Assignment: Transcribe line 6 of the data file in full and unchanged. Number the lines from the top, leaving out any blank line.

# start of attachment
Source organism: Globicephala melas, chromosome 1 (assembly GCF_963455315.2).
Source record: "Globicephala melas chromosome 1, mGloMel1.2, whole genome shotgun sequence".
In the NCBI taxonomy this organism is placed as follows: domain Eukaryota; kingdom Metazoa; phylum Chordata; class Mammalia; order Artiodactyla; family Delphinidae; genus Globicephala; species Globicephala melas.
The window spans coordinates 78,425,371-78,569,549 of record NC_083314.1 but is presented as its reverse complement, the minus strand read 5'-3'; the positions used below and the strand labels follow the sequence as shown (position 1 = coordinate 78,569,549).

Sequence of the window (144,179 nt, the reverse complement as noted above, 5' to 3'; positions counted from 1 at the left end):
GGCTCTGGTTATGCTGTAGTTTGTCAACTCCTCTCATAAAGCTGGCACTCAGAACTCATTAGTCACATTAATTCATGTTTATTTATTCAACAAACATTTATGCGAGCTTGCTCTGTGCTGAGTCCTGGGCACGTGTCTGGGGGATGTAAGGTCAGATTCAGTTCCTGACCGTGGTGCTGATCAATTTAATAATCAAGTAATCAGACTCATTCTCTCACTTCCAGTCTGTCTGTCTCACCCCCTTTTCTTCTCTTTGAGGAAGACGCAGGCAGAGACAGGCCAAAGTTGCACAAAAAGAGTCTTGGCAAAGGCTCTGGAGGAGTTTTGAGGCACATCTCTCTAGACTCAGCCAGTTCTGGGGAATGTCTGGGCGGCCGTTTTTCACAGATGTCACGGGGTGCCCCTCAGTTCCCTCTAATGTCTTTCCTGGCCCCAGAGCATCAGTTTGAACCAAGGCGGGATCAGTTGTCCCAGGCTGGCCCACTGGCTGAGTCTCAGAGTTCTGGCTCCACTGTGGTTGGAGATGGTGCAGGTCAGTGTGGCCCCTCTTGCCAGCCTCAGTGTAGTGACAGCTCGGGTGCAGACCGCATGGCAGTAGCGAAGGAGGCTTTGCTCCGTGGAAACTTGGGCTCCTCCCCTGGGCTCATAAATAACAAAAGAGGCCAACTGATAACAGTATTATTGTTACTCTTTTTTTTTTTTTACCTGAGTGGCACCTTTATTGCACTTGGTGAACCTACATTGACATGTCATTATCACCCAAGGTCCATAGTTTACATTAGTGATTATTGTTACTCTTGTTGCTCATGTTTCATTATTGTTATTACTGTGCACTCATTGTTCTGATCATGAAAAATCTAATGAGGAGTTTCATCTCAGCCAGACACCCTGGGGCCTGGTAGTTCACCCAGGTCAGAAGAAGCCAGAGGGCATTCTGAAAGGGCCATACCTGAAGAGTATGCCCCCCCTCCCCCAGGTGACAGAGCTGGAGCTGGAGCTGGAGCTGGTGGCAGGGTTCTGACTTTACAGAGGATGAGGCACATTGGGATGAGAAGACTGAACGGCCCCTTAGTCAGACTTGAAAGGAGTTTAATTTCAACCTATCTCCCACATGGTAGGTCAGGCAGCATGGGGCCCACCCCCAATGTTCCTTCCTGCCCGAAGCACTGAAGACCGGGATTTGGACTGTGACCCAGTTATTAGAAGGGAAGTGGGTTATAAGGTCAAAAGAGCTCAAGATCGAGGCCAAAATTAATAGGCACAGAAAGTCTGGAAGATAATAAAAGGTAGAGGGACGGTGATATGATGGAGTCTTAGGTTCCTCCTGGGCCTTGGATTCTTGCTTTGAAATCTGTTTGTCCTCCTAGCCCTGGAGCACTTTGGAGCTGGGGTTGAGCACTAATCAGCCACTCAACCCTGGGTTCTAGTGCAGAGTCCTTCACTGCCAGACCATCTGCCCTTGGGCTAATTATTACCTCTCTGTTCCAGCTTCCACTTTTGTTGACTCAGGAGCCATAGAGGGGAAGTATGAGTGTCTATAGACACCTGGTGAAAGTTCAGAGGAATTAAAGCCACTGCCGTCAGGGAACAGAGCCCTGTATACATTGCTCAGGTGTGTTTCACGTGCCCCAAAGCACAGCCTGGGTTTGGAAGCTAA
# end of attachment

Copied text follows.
GGCTCTGGTTATGCTGTAGTTTGTCAACTCCTCTCATAAAGCTGGCACTCAGAACTCATTAGTCACATTAATTCATGTTTATTTATTCAACAAACATTTATGCGAGCTTGCTCTGTGCTGAGTCCTGGGCACGTGTCTGGGGGATGTAAGGTCAGATTCAGTTCCTGACCGTGGTGCTGATCAATTTAATAATCAAGTAATCAGACTCATTCTCTCACTTCCAGTCTGTCTGTCTCACCCCCTTTTCTTCTCTTTGAGGAAGACGCAGGCAGAGACAGGCCAAAGTTGCACAAAAAGAGTCTTGGCAAAGGCTCTGGAGGAGTTTTGAGGCACATCTCTCTAGACTCAGCCAGTTCTGGGGAATGTCTGGGCGGCCGTTTTTCACAGATGTCACGGGGTGCCCCTCAGTTCCCTCTAATGTCTTTCCTGGCCCCAGAGCATCAGTTTGAACCAAGGCGGGATCAGTTGTCCCAGGCTGGCCCACTGGCTGAGTCTCAGAGTTCTGGCTCCACTGTGGTTGGAGATGGTGCAGGTCAGTGTGGCCCCTCTTGCCAGCCTCAGTGTAGTGACAGCTCGGGTGCAGACCGCATGGCAGTAGCGAAGGAGGCTTTGCTCCGTGGAAACTTGGGCTCCTCCCCTGGGCTCATAAATAACAAAAGAGGCCAACTGATAACAGTATTATTGTTACTCTTTTTTTTTTTTTACCTGAGTGGCACCTTTATTGCACTTGGTGAACCTACATTGACATGTCATTATCACCCAAGGTCCATAGTTTACATTAGTGATTATTGTTACTCTTGTTGCTCATGTTTCATTATTGTTATTACTGTGCACTCATTGTTCTGATCATGAAAAATCTAATGAGGAGTTTCATCTCAGCCAGACACCCTGGGGCCTGGTAGTTCACCCAGGTCAGAAGAAGCCAGAGGGCATTCTGAAAGGGCCATACCTGAAGAGTATGCCCCCCCTCCCCCAGGTGACAGAGCTGGAGCTGGAGCTGGAGCTGGTGGCAGGGTTCTGACTTTACAGAGGATGAGGCACATTGGGATGAGAAGACTGAACGGCCCCTTAGTCAGACTTGAAAGGAGTTTAATTTCAACCTATCTCCCACATGGTAGGTCAGGCAGCATGGGGCCCACCCCCAATGTTCCTTCCTGCCCGAAGCACTGAAGACCGGGATTTGGACTGTGACCCAGTTATTAGAAGGGAAGTGGGTTATAAGGTCAAAAGAGCTCAAGATCGAGGCCAAAATTAATAGGCACAGAAAGTCTGGAAGATAATAAAAGGTAGAGGGACGGTGATATGATGGAGTCTTAGGTTCCTCCTGGGCCTTGGATTCTTGCTTTGAAATCTGTTTGTCCTCCTAGCCCTGGAGCACTTTGGAGCTGGGGTTGAGCACTAATCAGCCACTCAACCCTGGGTTCTAGTGCAGAGTCCTTCACTGCCAGACCATCTGCCCTTGGGCTAATTATTACCTCTCTGTTCCAGCTTCCACTTTTGTTGACTCAGGAGCCATAGAGGGGAAGTATGAGTGTCTATAGACACCTGGTGAAAGTTCAGAGGAATTAAAGCCACTGCCGTCAGGGAACAGAGCCCTGTATACATTGCTCAGGTGTGTTTCACGTGCCCCAAAGCACAGCCTGGGTTTGGAAGCTAA